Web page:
How Much Salt Did You Throw Away Last Winter?

How much salt did you throw away last winter? With member communities reporting twice the expenditure of resources during the winter of 2013-14 compared to an average year, the focus for many is on replenishing depleted salt stockpiles. However, such efforts are facing tough economic headwinds with market prices up to $150/ton and many suppliers reporting no inventory.

tableIt is a good time to pause and think about the flip side of salt supply, efficiency of use. A community with storage of 600 tons who improves their efficiency by 25% has effectively created an additional 150 tons of salt in storage. Is your community making the most efficient use of its salt? The answer in most instances is no. There are a few basic operational steps to ensure that your community is getting more out of every ton of salt it applies to the road. In 2012, Michigan DOT carried out a bounce and scatter study examining the distribution of dry road salt and treated (wet) salt from a Y- chute and a rear cross conveyor at increments of 10 mph. The study’s objective was to identify the combination of application equipment, vehicle speed and salt product needed to maximize the amount of salt that stays in the travel lane during application (defined as approximately four feet on either side of the roadway center line, or point of impact). Three additional 4 foot zones were set out on either side of the travel lane. The score attached to salt arriving in these zones was halved until it reached zero in the final zone, which started 16 feet away from the point of impact. Salt in the final zone was considered in the gutter, or 100% wasted.

The study concluded that speed was the most significant variable affecting the percentage of salt that remained in the target area. The percentage of dry salt ending up in the wasted zone went from 0% to 13% when speed increased from 25 to 35 mph and increased to 26% at 45 mph. The amount of salt in the travel lane at 25 mph was double that found in the 35 mph tests. The second most important variable was the use of treated salt. Salt in the study was treated by adding a liquid deicer to a stockpile of untreated salt at a rate of 8 gallons per ton. At 25 mph, 0% of the treated salt ended up in the gutter compared to 5% of the untreated salt. Again the amount retained in the travelling lane was increased, here by 10%. Vehicles using a conveyor at 35 mph to apply dry salt would result in 25% of the applied salt ending up in the gutter, whereas the same vehicle operating at 25 mph with treated salt would place none in the gutter. The smallest difference was found in the choice of equipment, however, the conveyor system was consistently more effective at getting salt into the target zone. The study concluded that salt should be applied at 25 mph whenever possible and that “All salt applied…… should be treated with a liquid deicer, using one of the common pre-wetting strategies.”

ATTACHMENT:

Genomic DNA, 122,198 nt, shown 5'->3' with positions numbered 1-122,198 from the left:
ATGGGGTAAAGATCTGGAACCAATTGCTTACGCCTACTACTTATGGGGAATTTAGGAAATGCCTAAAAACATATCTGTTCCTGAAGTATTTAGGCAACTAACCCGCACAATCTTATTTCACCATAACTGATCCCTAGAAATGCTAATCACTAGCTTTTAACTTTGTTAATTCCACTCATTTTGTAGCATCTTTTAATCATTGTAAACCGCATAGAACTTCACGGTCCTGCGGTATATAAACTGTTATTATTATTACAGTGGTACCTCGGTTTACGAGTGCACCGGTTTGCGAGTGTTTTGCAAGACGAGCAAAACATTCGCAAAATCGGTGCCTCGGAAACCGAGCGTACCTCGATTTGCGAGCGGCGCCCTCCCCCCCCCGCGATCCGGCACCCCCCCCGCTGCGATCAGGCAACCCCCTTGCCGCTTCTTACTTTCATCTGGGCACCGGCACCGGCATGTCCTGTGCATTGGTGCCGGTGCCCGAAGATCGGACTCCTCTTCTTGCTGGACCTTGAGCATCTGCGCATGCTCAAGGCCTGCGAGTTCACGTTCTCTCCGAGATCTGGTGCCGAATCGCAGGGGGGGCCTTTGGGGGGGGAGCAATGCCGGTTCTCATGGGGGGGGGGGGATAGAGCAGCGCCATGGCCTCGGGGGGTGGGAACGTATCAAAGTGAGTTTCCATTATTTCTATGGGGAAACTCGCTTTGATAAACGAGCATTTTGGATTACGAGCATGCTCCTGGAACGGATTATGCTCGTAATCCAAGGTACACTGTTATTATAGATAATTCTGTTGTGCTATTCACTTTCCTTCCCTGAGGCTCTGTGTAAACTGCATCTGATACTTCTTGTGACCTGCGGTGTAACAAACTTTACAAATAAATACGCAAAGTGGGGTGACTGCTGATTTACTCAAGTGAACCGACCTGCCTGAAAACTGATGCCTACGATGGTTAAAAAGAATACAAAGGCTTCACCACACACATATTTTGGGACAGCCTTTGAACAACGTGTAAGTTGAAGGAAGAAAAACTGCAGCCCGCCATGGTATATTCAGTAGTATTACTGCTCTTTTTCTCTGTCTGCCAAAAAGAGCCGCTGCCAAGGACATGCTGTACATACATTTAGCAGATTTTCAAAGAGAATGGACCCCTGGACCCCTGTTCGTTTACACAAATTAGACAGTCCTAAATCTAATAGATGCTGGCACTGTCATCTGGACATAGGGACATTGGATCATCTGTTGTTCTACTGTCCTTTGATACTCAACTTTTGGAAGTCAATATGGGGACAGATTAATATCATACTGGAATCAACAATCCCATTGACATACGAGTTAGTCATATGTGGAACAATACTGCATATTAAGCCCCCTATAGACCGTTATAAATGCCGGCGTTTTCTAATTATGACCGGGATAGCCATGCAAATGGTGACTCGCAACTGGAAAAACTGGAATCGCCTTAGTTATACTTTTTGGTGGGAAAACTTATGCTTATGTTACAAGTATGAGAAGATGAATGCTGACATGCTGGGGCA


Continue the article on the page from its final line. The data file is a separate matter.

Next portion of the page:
Find the study at http://www.drscw.org/chlorides/MDOT%20Final_ReportNov2012_404228_7.pdf

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